"I'm sorry I have got in touch with you again after 'that night'. I know I promised not to but I just keep thinking about it all the time and deep down Angie feels the same. She hasn't mentioned a thing but I look at her across the pool and she's got a funny smirk on her face. She was very upset about Steve coming back, she promised that he never comes back from the Scottish trips earlier than three days. Honest! Anyway he's such an idle sod he didn't think there was anything funny about me and her starkers and playing with her daft dog! Not so daft if you ask me. I think he was pissed anyway – Steve, that is. You got back alright I hope, round the back. I know you were upset but we promise it won't happen again, so if you want to see teeny-weeny me and Angie again you'll know where to find us on Thursdays. Please, please ...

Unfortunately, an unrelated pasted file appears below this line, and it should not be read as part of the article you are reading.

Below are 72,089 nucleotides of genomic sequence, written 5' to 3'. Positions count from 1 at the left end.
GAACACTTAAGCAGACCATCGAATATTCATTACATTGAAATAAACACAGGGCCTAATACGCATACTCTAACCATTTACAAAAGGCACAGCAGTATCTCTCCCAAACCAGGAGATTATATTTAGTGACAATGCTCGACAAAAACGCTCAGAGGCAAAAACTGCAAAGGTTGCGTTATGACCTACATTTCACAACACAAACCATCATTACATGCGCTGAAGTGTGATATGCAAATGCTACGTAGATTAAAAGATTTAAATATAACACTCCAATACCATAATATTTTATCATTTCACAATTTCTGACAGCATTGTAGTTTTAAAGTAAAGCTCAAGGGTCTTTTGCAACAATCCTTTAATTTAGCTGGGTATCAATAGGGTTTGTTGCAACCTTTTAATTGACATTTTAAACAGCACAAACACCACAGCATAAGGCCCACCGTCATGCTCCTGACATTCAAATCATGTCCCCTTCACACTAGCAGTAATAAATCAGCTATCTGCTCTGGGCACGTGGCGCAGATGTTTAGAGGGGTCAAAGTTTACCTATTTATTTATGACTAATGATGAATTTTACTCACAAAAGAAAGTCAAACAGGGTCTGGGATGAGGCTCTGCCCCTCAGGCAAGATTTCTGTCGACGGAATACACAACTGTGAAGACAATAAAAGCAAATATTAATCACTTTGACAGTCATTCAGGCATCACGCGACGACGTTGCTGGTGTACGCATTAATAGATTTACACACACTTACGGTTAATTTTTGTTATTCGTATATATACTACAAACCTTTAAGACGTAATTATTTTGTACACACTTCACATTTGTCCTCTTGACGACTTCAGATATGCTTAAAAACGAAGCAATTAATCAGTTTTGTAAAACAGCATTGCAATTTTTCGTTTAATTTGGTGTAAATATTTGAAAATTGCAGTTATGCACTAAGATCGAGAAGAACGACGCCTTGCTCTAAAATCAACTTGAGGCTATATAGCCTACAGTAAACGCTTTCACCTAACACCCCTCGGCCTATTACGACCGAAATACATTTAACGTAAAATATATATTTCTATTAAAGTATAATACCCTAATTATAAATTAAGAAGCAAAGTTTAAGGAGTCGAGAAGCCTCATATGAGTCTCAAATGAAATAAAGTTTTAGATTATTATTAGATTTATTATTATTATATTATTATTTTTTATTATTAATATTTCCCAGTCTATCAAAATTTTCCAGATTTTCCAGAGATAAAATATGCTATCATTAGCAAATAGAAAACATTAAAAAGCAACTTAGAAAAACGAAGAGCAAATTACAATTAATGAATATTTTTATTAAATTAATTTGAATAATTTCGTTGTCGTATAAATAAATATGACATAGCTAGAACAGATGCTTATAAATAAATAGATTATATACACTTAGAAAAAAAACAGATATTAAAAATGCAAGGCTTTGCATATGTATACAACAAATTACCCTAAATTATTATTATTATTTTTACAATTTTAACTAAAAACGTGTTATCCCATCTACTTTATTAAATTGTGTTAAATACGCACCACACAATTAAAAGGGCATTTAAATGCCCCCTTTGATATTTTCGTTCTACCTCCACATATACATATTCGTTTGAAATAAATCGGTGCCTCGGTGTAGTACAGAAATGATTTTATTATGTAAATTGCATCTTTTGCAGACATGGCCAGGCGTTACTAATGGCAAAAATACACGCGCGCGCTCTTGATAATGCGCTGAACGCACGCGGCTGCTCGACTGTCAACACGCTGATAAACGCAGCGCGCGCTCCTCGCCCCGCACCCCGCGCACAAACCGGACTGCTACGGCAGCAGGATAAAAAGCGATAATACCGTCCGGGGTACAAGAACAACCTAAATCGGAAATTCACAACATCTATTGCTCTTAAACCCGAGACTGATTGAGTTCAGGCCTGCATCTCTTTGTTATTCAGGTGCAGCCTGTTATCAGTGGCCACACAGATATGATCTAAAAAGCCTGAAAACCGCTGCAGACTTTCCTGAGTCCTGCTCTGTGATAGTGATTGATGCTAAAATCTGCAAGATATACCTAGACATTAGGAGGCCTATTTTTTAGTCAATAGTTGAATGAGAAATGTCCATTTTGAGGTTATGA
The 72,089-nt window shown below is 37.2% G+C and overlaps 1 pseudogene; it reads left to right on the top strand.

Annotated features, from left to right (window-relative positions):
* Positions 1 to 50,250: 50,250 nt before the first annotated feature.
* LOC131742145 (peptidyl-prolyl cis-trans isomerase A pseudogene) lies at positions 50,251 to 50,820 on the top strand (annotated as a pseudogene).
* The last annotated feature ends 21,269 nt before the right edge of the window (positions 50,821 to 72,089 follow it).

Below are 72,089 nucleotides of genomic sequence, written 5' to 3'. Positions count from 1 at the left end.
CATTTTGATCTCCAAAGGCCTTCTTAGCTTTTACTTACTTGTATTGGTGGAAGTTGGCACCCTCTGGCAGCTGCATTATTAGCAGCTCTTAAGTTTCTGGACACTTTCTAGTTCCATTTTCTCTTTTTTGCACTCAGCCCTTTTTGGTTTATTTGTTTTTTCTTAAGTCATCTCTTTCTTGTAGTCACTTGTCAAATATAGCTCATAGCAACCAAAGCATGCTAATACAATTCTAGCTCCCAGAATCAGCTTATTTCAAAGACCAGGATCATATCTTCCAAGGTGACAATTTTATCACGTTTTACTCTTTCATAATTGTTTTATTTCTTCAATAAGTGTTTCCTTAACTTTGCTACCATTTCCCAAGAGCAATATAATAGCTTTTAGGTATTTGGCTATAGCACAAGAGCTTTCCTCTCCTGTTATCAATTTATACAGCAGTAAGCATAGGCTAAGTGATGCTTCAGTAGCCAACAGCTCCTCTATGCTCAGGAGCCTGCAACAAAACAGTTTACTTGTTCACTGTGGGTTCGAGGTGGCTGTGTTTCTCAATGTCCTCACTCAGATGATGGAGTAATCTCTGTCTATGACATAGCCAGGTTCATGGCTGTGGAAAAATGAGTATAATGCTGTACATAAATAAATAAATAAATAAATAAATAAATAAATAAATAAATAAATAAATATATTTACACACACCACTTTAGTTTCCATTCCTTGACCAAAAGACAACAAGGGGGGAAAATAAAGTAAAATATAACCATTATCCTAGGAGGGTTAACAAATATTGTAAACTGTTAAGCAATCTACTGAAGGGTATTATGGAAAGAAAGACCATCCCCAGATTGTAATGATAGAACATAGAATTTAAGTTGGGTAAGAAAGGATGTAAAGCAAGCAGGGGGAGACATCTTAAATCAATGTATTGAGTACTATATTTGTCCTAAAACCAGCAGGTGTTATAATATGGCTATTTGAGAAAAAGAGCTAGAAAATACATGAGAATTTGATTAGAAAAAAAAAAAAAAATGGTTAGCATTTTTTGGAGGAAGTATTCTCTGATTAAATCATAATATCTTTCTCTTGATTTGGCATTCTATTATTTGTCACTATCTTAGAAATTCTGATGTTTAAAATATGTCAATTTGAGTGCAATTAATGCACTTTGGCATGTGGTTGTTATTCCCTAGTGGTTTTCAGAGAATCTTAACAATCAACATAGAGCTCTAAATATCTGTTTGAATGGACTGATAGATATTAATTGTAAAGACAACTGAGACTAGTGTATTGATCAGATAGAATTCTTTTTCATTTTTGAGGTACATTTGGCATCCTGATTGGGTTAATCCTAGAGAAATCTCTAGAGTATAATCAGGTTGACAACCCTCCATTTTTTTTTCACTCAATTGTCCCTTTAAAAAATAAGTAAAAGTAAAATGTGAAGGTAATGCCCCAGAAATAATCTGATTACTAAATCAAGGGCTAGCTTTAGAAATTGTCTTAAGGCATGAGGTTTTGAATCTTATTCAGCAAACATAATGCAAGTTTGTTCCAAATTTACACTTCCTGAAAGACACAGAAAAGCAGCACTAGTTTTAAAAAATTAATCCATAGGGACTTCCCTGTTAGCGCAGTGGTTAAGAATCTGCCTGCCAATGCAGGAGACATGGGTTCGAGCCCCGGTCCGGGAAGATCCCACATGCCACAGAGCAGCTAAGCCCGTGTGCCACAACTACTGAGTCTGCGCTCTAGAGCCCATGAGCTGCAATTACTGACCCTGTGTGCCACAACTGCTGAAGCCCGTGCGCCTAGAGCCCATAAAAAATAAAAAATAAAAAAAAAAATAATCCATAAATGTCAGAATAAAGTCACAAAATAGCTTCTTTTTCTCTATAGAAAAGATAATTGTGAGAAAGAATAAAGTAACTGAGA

Gilly. X X X. "
So: a typist this time (Gina had not mentioned jobs, and no locations apart from bed), and a good-time girl who every Thursday went on the town with a married friend from her office. But again she was writing to a sexual athlete who had appeared in her life like Spring-heeled Jack, then disappeared – though, again, Gilly had been told this would happen.
Everyone I talked to about it (which was just about everyone I met) thought it hilarious, but I began to get worried. What would Jack do next? The next thing was a postcard addressed "To the town's Handsomest, Sexiest, most sought after Lover Boy." On it this was written in a large, wild hand, "S.O.B.'s presence is requested at a private dinner to be held at a venue yet to be arranged in aid of the 'Misfits of the World'. Dress optional. RSVP. E.B."
So: another disappearance, more bells having been rung, which clearly now hung idle. I decided to see the police at this stage, who also thought it a joke.
"Try to see our point of view, say we got him, what could we charge him with?" asked a detective sergeant at West End Central. "I mean, all he's ever done is go to bed with women. And their only regret is that he's stopped doing it. The only complainant is you."